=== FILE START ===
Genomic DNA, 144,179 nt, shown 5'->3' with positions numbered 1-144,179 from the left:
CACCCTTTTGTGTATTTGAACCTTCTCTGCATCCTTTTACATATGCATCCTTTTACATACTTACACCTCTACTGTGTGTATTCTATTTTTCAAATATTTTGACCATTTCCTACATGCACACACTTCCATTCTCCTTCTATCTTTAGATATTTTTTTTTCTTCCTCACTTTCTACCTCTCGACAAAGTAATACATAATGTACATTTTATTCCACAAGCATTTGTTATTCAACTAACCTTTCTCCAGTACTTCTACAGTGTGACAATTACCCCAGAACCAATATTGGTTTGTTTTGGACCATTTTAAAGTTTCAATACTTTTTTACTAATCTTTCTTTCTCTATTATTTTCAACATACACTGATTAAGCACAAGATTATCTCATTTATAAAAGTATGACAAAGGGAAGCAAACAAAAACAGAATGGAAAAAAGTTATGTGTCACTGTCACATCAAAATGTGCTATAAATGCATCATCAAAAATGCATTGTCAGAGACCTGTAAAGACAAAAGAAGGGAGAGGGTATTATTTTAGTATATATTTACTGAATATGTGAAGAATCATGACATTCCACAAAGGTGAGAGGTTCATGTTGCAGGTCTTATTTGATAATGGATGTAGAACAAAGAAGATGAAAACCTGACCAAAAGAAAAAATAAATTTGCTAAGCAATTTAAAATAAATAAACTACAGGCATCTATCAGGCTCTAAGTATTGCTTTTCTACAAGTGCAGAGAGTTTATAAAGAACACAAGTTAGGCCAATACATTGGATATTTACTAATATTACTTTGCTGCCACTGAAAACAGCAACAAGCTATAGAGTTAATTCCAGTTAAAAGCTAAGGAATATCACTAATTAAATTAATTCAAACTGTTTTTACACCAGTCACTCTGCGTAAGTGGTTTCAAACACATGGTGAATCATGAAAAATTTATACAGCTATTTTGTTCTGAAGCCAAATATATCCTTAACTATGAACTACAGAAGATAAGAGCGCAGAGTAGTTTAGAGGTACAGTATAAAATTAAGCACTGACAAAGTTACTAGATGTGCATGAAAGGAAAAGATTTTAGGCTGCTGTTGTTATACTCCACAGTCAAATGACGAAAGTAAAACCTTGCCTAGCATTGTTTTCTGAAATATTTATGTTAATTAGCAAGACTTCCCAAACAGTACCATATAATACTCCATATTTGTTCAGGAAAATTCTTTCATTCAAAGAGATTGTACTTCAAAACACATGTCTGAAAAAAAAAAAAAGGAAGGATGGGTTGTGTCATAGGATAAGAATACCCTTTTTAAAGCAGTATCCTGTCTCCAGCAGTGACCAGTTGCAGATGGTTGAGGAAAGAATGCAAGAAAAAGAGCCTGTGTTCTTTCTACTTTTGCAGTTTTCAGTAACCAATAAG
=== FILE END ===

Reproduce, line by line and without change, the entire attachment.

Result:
Genomic DNA, 144,179 nt, shown 5'->3' with positions numbered 1-144,179 from the left:
CACCCTTTTGTGTATTTGAACCTTCTCTGCATCCTTTTACATATGCATCCTTTTACATACTTACACCTCTACTGTGTGTATTCTATTTTTCAAATATTTTGACCATTTCCTACATGCACACACTTCCATTCTCCTTCTATCTTTAGATATTTTTTTTTCTTCCTCACTTTCTACCTCTCGACAAAGTAATACATAATGTACATTTTATTCCACAAGCATTTGTTATTCAACTAACCTTTCTCCAGTACTTCTACAGTGTGACAATTACCCCAGAACCAATATTGGTTTGTTTTGGACCATTTTAAAGTTTCAATACTTTTTTACTAATCTTTCTTTCTCTATTATTTTCAACATACACTGATTAAGCACAAGATTATCTCATTTATAAAAGTATGACAAAGGGAAGCAAACAAAAACAGAATGGAAAAAAGTTATGTGTCACTGTCACATCAAAATGTGCTATAAATGCATCATCAAAAATGCATTGTCAGAGACCTGTAAAGACAAAAGAAGGGAGAGGGTATTATTTTAGTATATATTTACTGAATATGTGAAGAATCATGACATTCCACAAAGGTGAGAGGTTCATGTTGCAGGTCTTATTTGATAATGGATGTAGAACAAAGAAGATGAAAACCTGACCAAAAGAAAAAATAAATTTGCTAAGCAATTTAAAATAAATAAACTACAGGCATCTATCAGGCTCTAAGTATTGCTTTTCTACAAGTGCAGAGAGTTTATAAAGAACACAAGTTAGGCCAATACATTGGATATTTACTAATATTACTTTGCTGCCACTGAAAACAGCAACAAGCTATAGAGTTAATTCCAGTTAAAAGCTAAGGAATATCACTAATTAAATTAATTCAAACTGTTTTTACACCAGTCACTCTGCGTAAGTGGTTTCAAACACATGGTGAATCATGAAAAATTTATACAGCTATTTTGTTCTGAAGCCAAATATATCCTTAACTATGAACTACAGAAGATAAGAGCGCAGAGTAGTTTAGAGGTACAGTATAAAATTAAGCACTGACAAAGTTACTAGATGTGCATGAAAGGAAAAGATTTTAGGCTGCTGTTGTTATACTCCACAGTCAAATGACGAAAGTAAAACCTTGCCTAGCATTGTTTTCTGAAATATTTATGTTAATTAGCAAGACTTCCCAAACAGTACCATATAATACTCCATATTTGTTCAGGAAAATTCTTTCATTCAAAGAGATTGTACTTCAAAACACATGTCTGAAAAAAAAAAAAAGGAAGGATGGGTTGTGTCATAGGATAAGAATACCCTTTTTAAAGCAGTATCCTGTCTCCAGCAGTGACCAGTTGCAGATGGTTGAGGAAAGAATGCAAGAAAAAGAGCCTGTGTTCTTTCTACTTTTGCAGTTTTCAGTAACCAATAAG